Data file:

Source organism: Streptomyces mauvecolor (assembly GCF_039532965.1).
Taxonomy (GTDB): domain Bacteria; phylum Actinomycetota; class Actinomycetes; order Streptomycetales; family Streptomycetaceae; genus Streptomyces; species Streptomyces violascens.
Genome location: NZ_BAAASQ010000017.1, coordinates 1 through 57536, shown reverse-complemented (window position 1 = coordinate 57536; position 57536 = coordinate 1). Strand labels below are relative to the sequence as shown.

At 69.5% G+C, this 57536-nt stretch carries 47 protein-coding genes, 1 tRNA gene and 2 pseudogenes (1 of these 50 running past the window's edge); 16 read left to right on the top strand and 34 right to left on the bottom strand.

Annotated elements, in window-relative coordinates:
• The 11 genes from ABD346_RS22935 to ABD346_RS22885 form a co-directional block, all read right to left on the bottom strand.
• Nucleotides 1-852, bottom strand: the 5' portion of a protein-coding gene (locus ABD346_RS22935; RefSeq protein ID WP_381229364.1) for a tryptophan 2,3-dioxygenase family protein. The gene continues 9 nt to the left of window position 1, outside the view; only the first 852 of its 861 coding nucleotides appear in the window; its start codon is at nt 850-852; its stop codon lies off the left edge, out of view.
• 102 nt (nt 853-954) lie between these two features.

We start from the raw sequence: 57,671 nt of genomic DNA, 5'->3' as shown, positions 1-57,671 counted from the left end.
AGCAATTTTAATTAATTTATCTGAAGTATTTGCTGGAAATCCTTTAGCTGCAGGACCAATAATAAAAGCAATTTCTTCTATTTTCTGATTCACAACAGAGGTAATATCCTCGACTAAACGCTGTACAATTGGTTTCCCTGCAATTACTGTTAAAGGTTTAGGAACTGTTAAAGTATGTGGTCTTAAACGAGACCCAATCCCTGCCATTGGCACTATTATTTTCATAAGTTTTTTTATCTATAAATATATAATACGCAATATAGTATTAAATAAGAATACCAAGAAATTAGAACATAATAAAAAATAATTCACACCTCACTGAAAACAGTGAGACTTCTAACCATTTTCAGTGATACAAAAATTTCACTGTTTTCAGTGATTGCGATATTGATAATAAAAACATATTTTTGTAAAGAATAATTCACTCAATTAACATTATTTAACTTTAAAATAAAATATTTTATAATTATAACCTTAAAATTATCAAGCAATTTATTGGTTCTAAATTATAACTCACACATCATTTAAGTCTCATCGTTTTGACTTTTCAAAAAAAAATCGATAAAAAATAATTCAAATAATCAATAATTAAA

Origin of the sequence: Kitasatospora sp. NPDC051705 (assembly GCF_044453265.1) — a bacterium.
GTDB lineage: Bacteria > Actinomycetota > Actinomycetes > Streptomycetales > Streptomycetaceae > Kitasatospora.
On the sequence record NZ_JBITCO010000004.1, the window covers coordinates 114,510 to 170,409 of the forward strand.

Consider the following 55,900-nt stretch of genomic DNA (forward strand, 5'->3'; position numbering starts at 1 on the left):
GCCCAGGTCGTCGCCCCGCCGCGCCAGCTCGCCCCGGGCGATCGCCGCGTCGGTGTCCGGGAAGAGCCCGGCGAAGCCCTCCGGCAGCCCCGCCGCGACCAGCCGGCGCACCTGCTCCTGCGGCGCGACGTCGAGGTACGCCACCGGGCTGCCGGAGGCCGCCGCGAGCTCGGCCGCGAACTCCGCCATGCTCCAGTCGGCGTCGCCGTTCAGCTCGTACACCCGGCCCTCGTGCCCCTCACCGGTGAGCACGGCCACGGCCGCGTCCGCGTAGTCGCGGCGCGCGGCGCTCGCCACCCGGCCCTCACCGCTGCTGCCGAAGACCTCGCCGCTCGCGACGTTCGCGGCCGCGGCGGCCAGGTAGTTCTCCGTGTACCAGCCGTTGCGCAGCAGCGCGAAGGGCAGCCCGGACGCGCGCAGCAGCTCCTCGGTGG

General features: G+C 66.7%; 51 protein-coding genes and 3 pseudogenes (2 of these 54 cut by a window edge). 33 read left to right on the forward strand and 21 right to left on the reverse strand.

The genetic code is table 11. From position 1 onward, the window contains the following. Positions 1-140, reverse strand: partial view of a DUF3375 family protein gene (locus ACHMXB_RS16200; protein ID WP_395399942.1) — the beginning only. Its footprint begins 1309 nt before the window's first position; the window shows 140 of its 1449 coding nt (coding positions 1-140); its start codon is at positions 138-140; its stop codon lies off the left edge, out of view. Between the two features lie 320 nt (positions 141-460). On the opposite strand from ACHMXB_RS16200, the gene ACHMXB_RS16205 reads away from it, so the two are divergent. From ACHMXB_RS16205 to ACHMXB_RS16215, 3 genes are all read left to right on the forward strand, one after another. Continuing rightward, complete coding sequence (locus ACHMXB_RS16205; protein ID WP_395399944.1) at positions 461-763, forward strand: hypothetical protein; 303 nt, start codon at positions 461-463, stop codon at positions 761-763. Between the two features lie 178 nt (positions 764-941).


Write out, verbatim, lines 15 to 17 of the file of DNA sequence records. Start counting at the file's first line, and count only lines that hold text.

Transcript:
GCCCAGGTCGTCGCCCCGCCGCGCCAGCTCGCCCCGGGCGATCGCCGCGTCGGTGTCCGGGAAGAGCCCGGCGAAGCCCTCCGGCAGCCCCGCCGCGACCAGCCGGCGCACCTGCTCCTGCGGCGCGACGTCGAGGTACGCCACCGGGCTGCCGGAGGCCGCCGCGAGCTCGGCCGCGAACTCCGCCATGCTCCAGTCGGCGTCGCCGTTCAGCTCGTACACCCGGCCCTCGTGCCCCTCACCGGTGAGCACGGCCACGGCCGCGTCCGCGTAGTCGCGGCGCGCGGCGCTCGCCACCCGGCCCTCACCGCTGCTGCCGAAGACCTCGCCGCTCGCGACGTTCGCGGCCGCGGCGGCCAGGTAGTTCTCCGTGTACCAGCCGTTGCGCAGCAGCGCGAAGGGCAGCCCGGACGCGCGCAGCAGCTCCTCGGTGG

General features: G+C 66.7%; 51 protein-coding genes and 3 pseudogenes (2 of these 54 cut by a window edge). 33 read left to right on the forward strand and 21 right to left on the reverse strand.

The genetic code is table 11. From position 1 onward, the window contains the following. Positions 1-140, reverse strand: partial view of a DUF3375 family protein gene (locus ACHMXB_RS16200; protein ID WP_395399942.1) — the beginning only. Its footprint begins 1309 nt before the window's first position; the window shows 140 of its 1449 coding nt (coding positions 1-140); its start codon is at positions 138-140; its stop codon lies off the left edge, out of view. Between the two features lie 320 nt (positions 141-460). On the opposite strand from ACHMXB_RS16200, the gene ACHMXB_RS16205 reads away from it, so the two are divergent. From ACHMXB_RS16205 to ACHMXB_RS16215, 3 genes are all read left to right on the forward strand, one after another. Continuing rightward, complete coding sequence (locus ACHMXB_RS16205; protein ID WP_395399944.1) at positions 461-763, forward strand: hypothetical protein; 303 nt, start codon at positions 461-463, stop codon at positions 761-763. Between the two features lie 178 nt (positions 764-941).